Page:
Message #176
From: AzTeC SW Archaeology SIG
To:   "'Matthias Giessler'" 

Date: Fri, 29 May 1998 17:30:07
Subject: Keystone Dam / Doniphan Wetland

[ AzTeC / SWA SASIG ] :

From: Jeff Kaake  jkaake1@elp.rr.com

Archaeological Site Alert -- Speak Out Against The
Planned Destruction of an Ancient Village Site and
Migratory Bird Wetlands.

With your help, the 100-acre Keystone Dam/Doniphan
Wetland site in El Paso's Upper Valley area can be
saved from proposed commercial/industrial development.

The Keystone Dam site (41EP494), is  listed as a
State Archaeological Landmark and is eligible for
the National Register of Historic Places. It
contains the remnants of a major prehistoric Native
American village dating back at least 4,500 years.
It was considered important enough in the 1980's for
the Army Corps of Engineers to redesign the dam to
preserve the site thus giving it  the  name
"Keystone". It holds an estimated 35-40  pithouses,
ten times the number from other similar sites in
the region. The National Geographic Society has
reviewed preliminary archaeological findings and
has determined that the Keystone Dam cultural site
"ranks as  a highly important discovery" and "may
be the largest and one of the oldest villages of
it's kind in the United States." This discovery
has also raised the interest of the Smithsonian
Institution, the Washington Post, and Time Magazine.

The adjacent Doniphan Wetland is one of the last
remaining natural wetland areas within the El Paso
area. This wetland habitat is characterized by a
native bosque plant and waterfowl community once
common along the Rio Grande River corridor and has
a great ecological, educational, and recreational
potential. A tremendous opportunity exists to
protect this ancient village and endangered wetland.
This site is an important link to the archaeological
past of the Native Americans of the southwestern
United States. The Keystone Dam site, and it's
associated Doniphan Wetland, are a valuable historic,
cultural, and natural resource, and one that deserves
to be preserved for the citizens of El Paso. The
Upper Valley Neighborhood Association is negotiating
to develop a park/museum, with  trails, benches,
picnic tables, an amphitheater,and all the amenities
that would make it a destination for nature and
history buffs, as well as the Tourist or El Pasoan
looking for a relaxing location to spend an
afternoon.

If we don't act now, commercial/industrial
development of the Keystone Dam/Doniphan Wetland
property will soon begin. Please write or call
your local, state, and federal representatives as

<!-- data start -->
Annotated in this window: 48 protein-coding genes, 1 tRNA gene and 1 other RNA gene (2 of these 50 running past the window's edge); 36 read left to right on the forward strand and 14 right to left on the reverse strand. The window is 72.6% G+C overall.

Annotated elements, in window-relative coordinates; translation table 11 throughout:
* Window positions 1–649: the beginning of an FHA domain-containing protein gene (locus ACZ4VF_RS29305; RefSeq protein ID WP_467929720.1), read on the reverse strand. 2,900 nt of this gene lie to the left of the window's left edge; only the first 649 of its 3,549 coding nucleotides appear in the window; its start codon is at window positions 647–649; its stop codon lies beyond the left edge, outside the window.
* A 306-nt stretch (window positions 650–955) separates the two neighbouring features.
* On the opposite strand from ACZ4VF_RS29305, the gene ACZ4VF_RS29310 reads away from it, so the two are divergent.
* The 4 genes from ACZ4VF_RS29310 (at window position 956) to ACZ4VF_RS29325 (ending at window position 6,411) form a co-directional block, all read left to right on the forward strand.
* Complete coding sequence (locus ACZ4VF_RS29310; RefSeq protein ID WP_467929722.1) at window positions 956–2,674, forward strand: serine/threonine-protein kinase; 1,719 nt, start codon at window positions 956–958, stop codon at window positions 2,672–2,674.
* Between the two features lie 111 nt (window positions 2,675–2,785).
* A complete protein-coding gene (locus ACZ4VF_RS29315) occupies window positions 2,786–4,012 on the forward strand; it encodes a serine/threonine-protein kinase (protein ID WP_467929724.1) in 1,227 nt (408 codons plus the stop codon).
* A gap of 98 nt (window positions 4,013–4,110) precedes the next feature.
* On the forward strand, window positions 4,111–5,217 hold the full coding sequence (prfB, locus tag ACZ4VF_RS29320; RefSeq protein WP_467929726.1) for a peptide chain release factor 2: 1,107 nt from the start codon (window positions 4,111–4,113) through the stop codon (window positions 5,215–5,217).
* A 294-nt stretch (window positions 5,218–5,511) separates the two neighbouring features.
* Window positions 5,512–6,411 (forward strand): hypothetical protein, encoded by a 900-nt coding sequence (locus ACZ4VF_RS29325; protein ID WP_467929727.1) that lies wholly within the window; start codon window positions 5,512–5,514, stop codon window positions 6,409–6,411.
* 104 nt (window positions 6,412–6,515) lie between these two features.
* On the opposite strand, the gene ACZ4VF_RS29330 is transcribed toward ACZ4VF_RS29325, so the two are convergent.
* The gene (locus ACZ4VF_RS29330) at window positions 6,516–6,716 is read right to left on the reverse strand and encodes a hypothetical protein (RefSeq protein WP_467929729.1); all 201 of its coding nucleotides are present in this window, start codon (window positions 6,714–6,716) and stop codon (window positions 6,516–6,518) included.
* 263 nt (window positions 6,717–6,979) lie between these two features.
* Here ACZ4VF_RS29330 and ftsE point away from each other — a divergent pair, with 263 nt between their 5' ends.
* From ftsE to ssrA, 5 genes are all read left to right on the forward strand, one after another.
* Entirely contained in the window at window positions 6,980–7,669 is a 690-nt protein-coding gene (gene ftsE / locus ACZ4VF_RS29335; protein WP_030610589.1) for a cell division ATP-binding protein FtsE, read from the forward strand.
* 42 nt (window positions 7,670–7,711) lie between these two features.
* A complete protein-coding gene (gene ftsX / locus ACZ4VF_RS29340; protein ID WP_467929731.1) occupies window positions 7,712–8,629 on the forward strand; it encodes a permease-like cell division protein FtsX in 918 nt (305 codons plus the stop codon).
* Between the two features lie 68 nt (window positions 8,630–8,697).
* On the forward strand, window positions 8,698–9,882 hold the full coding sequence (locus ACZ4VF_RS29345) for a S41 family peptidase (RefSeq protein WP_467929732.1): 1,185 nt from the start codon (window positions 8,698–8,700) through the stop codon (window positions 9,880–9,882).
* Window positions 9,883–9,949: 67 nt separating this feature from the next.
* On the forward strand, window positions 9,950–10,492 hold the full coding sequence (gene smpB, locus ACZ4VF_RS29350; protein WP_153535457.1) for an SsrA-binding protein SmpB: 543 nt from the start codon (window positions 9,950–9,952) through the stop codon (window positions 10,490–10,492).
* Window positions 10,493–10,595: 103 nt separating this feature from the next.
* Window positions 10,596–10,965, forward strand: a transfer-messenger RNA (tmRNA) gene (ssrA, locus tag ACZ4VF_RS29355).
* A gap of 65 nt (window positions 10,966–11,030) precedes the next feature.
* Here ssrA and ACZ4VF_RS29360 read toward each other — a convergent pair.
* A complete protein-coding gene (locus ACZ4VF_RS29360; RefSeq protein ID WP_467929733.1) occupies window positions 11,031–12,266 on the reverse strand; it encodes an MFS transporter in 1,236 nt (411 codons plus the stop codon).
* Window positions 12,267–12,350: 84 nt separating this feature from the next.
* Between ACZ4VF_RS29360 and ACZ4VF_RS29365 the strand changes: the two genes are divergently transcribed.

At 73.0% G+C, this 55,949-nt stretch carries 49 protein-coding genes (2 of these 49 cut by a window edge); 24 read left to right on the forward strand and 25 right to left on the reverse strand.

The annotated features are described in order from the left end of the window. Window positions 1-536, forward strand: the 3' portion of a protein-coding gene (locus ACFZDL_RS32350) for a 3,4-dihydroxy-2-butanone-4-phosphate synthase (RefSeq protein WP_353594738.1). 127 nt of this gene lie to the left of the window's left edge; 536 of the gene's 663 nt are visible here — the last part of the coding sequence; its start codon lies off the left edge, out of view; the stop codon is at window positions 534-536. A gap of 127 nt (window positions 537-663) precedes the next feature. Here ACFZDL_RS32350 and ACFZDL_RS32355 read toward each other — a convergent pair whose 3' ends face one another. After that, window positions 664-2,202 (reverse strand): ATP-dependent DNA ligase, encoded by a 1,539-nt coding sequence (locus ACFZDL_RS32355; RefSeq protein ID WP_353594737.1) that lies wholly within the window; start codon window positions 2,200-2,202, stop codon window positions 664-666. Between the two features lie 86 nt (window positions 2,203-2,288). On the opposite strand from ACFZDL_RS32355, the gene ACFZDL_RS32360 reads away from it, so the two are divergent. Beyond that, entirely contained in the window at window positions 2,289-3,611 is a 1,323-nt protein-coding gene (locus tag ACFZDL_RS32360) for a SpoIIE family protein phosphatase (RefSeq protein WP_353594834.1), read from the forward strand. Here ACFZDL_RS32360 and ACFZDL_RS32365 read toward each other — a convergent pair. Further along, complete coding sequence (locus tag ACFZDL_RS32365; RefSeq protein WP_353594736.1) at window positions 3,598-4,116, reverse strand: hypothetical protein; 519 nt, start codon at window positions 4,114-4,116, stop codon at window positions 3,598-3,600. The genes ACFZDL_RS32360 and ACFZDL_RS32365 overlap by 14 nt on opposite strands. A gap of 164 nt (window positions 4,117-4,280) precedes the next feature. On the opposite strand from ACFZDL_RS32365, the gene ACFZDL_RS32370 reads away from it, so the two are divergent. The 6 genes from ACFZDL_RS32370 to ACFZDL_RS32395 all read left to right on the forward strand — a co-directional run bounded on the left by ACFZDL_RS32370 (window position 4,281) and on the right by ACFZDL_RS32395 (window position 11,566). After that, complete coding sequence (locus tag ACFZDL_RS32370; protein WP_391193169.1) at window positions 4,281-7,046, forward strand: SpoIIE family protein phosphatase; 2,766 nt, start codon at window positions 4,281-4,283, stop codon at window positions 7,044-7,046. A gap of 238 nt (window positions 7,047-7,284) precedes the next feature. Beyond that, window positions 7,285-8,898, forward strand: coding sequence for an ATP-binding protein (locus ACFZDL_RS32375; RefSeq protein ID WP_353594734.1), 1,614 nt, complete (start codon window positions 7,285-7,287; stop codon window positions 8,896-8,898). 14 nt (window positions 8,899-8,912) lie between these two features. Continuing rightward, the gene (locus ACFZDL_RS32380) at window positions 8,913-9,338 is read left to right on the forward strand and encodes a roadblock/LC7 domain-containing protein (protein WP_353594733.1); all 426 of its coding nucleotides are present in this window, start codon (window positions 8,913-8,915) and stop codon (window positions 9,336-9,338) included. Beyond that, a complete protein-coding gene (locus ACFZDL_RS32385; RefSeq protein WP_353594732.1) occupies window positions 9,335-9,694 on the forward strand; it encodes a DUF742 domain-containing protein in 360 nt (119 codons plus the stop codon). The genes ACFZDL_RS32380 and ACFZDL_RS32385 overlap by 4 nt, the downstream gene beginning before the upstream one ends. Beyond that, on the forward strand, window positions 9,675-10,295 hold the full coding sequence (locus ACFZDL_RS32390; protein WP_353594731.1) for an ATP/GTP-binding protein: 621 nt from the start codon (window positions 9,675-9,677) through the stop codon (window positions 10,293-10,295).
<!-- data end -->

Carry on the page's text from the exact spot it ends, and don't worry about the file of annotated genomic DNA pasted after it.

soon as possible. We should know the fate of this
important area very soon. 

Please call and/or write to the following
Representatives:

Governor George W. Bush
Senator Robert Bennett
Senator Phil Gramm
Senator Kay Bailey Hutchison
Rep. Richard Armey
Rep. Nick Lampson
Rep. Chet Edwards
Rep Kay Granger
Rep. Mac Thornberry
Rep. Bill Archer
Rep. Jim Turner
Rep. Silvestre Reyes
Rep. Tom DeLay
Rep. Henry Bonilla
Senator Eliot Shapleigh 
Rep. Joe Pickett
Rep. Paul Moreno
Rep. Norma Chavez
Rep. Pat Haggerty  
The Honorable Mayor Carlos Ramirez 
Jan Sumrall
Presi Ortega
Jesus Terrazas
Luis Sarinara
Stan Roberts
Barbara Perez
Larry Medina                             

P.O. Box 12404, Austin, Texas 78711
Senate Office Building, Washington, DC 20510
House Office Building, Washington, DC 20515
P.O. Box 12068, Austin, Texas 78711
P.O. Box 2910, Austin, Texas 78769
Two Civic Center Plaza, El Paso, Texas 79901
City Council, Two Civic Center Plaza, El Paso,
Texas 79901

Example Letter
June, 1998

To:
Dear
I am writing with regard to a very important
historical, cultural, and natural resource -- the
Keystone Dam / Doniphan Wetland site -- located in
El Paso, Texas.

The Keystone Dam site contains the remnants of an
Native American Indian village inhabited from
about 4,500 years ago up to approximately A.D.1,500.
The National Geographic Society has reviewed 
preliminary archaeological findings and has
determined that the Keystone Dam cultural site
"ranks as a highly important discovery" and "may
be the largest and one of the oldest villages of
it's kind in the United States."

The site is listed as a State Archaeological
Landmark by the Texas Historical Commission, and
is eligible for the National Register of Historic
Places.

The adjacent Doniphan Wetland is one of the last
remaining natural wetlands within the vicinity of
El Paso. The wetland is used today by many
threatened and non threatened species of birds on
the Rio Grande migratory flyway. This wetland
habitat is characterized by a native bosque plant
and waterfowl community once common along the Rio
Grande River corridor--and has great ecological,
educational, and recreational value.

As a concerned citizen, I urge you to support the
protection of this ancient village and endangered
wetland. This site is an important link to the
archaeological past of the Native Americans of the
southwestern United States and a valuable historic,
cultural, and natural resource--one that deserves
protection. Without your help, this property will
surely be lost forever.

Sincerely,